Disability justice and prison abolition are two increasingly popular theories that overlap but whose intersection has rarely been explored in depth.
A People’s Guide to Abolition and Disability Justice explains the history and theories behind abolition and disability justice in a way that is easy to understand for those new to these concepts yet also gives insights that will be useful to seasoned activists. The book uses extensive research and professional and lived experience to illuminate the way the State uses disability and its power to disable to incarcerate multiply marginalized disabled people, especially those who are queer, trans, Black, or Indigenous.
Because disabled people are much more likely than nondisabled people to be locked up in prisons, jails, and other sites of incarceration, abolitionists, and others critical of carceral systems must incorporate a disability justice perspective into our work. A People’s Guide to Abolition and Disability Justice gives personal and policy examples of how and why disabled people are disproportionately caught up in the carceral net, and how we can use this information to work toward prison and police abolition more effectively. This book includes practical tools and strategies that will be useful for anyone who cares about disability justice or abolition and explains why we can’t have one without the other.
“An essential movement tool. Tastrom convincingly shows that police and prison abolition and disability justice are core strategies for liberation and that we can't win one without the other.”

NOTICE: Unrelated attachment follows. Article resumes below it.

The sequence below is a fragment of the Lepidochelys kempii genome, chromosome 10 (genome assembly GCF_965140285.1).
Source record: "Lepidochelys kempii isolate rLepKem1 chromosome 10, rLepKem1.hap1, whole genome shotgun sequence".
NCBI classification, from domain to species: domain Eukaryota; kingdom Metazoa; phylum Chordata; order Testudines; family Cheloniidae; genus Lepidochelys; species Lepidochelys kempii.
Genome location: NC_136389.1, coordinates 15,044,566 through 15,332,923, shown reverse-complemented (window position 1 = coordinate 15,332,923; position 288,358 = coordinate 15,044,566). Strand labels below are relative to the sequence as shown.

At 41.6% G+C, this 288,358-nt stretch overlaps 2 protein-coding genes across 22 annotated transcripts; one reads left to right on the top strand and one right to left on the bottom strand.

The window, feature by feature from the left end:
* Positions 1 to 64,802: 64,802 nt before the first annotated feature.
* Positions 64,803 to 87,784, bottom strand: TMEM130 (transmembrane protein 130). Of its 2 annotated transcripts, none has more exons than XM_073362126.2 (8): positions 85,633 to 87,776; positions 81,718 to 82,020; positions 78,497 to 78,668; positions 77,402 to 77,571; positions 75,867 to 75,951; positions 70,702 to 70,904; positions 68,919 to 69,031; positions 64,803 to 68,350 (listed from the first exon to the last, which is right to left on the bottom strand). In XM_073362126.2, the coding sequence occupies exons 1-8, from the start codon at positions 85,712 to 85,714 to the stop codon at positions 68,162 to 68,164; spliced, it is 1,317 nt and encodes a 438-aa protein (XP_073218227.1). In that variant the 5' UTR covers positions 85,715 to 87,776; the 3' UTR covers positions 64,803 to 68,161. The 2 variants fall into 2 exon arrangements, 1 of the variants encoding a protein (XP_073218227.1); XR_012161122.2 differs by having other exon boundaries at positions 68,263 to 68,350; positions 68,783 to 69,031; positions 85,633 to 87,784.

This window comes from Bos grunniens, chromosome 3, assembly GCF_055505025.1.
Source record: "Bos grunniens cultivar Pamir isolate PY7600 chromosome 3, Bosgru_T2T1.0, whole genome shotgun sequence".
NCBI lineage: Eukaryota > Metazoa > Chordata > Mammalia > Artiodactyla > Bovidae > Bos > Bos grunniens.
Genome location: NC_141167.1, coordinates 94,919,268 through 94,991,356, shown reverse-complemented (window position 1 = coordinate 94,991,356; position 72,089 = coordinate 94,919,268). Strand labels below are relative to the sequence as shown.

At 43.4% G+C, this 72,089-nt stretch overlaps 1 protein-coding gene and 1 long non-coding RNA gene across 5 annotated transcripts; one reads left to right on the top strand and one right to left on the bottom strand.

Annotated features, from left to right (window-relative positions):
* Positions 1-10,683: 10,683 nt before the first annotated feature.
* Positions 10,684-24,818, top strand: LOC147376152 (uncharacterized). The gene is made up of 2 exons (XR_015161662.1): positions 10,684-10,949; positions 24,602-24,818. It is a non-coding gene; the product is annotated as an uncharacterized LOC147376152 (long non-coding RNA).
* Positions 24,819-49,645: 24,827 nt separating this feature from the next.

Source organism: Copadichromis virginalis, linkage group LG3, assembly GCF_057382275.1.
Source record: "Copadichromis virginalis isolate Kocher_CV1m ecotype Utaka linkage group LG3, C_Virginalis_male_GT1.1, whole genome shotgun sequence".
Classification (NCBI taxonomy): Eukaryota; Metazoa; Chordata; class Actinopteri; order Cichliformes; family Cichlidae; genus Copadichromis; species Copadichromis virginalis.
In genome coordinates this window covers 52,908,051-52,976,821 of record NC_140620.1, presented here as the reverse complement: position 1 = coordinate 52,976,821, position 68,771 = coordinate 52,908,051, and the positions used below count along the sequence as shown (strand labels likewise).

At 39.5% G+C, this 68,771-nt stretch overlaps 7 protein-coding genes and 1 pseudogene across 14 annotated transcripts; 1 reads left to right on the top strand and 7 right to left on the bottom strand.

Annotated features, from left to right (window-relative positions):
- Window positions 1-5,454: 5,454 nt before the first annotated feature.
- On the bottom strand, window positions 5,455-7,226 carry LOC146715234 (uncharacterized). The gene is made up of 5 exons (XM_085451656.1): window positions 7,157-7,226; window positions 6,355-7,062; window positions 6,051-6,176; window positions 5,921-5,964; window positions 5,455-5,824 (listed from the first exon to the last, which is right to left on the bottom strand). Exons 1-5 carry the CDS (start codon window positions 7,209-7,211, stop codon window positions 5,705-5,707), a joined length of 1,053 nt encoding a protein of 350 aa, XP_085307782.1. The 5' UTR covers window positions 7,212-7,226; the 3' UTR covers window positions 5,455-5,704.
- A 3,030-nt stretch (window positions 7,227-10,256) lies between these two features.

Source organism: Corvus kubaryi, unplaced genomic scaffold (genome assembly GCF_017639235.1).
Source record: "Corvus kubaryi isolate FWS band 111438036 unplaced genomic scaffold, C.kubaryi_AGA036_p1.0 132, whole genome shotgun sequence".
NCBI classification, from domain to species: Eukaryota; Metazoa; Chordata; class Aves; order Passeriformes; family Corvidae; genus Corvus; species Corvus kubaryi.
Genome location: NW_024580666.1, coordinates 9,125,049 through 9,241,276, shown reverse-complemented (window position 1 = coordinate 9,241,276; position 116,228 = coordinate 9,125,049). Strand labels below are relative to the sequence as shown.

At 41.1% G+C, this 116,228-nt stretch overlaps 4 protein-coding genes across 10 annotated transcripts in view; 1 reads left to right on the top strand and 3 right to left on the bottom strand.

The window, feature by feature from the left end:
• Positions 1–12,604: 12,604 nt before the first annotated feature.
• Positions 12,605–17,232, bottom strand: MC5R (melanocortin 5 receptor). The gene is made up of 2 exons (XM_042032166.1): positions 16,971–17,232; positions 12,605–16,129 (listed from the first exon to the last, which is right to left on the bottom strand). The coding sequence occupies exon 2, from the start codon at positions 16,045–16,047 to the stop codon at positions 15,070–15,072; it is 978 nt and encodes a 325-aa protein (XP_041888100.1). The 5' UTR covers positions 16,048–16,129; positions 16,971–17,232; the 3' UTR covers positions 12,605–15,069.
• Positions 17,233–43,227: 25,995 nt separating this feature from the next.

—Alex Vitale, professor of sociology and coordinator of the Policing and Social Justice Project at Brooklyn College and the CUNY Graduate Center, and author of City of Disorder and The End of Policing
“A People’s Guide to Abolition and Disability Justice is a clear, accessible, and invaluable tool for not only dissecting the depths of disability and criminalization but also illustrating how the fights for disability justice and prison abolition are inextricably linked.”
—Victoria Law, author of Resistance Behind Bars: The Struggles of Incarcerated Women and “Prisons Make Us Safer” & 20 Other Myths about Mass Incarceration
“Reminding us that abolition and disability justice must be, on a molecular level, grown together, Katie Tastrom offers a manifesto, which is also to say an atlas that leads us deeper into this analysis. Pushing against a world where harms lived by some are reproduced under the promise of safety for others, Tastrom insists that we must dream of more. Working from personal experience and a wide genealogy of abolitionist crip thought, this book is a necessary contribution to our collective study.”
—Eric A. Stanley, author of Atmospheres of Violence: Structuring Antagonism and the Trans/Queer Ungovernable
© Framer Inc. 2023